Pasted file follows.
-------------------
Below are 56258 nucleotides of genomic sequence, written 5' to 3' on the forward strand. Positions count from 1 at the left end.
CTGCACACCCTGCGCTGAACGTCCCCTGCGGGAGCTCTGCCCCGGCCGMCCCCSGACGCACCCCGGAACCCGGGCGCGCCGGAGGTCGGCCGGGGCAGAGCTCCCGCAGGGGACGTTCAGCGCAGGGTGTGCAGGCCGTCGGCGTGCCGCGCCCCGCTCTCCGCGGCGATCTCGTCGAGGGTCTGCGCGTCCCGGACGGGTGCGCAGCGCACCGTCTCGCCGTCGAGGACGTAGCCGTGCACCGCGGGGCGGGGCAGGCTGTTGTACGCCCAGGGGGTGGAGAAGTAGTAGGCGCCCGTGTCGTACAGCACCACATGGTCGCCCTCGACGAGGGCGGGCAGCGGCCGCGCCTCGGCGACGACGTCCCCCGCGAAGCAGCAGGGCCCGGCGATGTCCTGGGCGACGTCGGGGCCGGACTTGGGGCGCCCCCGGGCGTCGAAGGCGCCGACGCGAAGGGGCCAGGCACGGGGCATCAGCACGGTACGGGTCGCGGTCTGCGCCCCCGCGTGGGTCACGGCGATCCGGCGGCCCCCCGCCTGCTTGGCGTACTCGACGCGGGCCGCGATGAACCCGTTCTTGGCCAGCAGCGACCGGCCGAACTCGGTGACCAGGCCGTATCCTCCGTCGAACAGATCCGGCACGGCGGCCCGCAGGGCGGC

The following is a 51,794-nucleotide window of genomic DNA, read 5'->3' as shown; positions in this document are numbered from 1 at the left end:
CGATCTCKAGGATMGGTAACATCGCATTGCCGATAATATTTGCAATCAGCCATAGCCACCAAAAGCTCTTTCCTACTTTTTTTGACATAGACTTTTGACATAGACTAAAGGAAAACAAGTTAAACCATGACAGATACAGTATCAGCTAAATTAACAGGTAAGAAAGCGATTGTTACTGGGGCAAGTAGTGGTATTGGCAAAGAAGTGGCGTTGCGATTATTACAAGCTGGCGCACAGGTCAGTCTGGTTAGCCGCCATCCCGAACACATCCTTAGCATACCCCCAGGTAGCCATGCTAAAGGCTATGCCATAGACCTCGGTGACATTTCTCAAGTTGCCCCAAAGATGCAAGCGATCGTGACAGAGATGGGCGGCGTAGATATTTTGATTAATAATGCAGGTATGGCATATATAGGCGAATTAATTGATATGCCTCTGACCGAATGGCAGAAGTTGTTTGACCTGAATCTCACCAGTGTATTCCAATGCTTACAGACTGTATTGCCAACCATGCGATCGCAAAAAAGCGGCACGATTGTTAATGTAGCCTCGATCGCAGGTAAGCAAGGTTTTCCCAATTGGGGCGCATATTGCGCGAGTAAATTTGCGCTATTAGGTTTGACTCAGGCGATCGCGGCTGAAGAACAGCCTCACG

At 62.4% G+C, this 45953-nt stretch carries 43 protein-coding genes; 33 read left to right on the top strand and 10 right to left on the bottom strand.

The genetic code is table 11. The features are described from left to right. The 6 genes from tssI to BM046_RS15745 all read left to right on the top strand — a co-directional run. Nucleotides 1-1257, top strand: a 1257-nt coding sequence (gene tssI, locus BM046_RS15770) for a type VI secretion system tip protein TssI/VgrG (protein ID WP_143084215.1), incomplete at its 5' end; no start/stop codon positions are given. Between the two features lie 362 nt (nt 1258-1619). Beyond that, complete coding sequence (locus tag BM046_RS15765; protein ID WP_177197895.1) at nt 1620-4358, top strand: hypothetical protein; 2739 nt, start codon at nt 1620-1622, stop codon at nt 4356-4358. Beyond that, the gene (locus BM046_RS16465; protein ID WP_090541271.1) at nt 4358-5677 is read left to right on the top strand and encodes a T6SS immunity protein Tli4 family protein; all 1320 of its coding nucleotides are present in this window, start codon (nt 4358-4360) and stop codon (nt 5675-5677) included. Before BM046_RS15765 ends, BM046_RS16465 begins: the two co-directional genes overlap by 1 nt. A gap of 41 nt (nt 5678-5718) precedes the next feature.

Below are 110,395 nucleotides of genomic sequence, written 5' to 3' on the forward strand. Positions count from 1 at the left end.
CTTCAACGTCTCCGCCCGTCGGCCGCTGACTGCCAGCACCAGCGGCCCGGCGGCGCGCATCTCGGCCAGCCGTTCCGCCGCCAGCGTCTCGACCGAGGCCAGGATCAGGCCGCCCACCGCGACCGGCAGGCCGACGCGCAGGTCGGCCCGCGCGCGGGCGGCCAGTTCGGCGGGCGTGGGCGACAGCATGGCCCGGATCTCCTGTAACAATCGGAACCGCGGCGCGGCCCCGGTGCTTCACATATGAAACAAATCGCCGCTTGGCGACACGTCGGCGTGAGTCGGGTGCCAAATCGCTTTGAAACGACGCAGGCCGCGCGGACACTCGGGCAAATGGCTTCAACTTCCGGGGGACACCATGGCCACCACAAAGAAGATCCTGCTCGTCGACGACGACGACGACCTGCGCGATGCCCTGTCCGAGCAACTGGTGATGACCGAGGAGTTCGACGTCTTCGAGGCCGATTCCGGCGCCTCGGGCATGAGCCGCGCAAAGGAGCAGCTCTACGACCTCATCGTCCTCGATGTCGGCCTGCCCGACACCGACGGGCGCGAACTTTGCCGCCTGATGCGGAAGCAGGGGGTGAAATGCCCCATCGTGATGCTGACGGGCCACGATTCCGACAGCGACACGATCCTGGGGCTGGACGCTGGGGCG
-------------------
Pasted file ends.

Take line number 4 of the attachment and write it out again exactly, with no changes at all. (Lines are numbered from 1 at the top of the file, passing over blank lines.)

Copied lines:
CGATCTCKAGGATMGGTAACATCGCATTGCCGATAATATTTGCAATCAGCCATAGCCACCAAAAGCTCTTTCCTACTTTTTTTGACATAGACTTTTGACATAGACTAAAGGAAAACAAGTTAAACCATGACAGATACAGTATCAGCTAAATTAACAGGTAAGAAAGCGATTGTTACTGGGGCAAGTAGTGGTATTGGCAAAGAAGTGGCGTTGCGATTATTACAAGCTGGCGCACAGGTCAGTCTGGTTAGCCGCCATCCCGAACACATCCTTAGCATACCCCCAGGTAGCCATGCTAAAGGCTATGCCATAGACCTCGGTGACATTTCTCAAGTTGCCCCAAAGATGCAAGCGATCGTGACAGAGATGGGCGGCGTAGATATTTTGATTAATAATGCAGGTATGGCATATATAGGCGAATTAATTGATATGCCTCTGACCGAATGGCAGAAGTTGTTTGACCTGAATCTCACCAGTGTATTCCAATGCTTACAGACTGTATTGCCAACCATGCGATCGCAAAAAAGCGGCACGATTGTTAATGTAGCCTCGATCGCAGGTAAGCAAGGTTTTCCCAATTGGGGCGCATATTGCGCGAGTAAATTTGCGCTATTAGGTTTGACTCAGGCGATCGCGGCTGAAGAACAGCCTCACG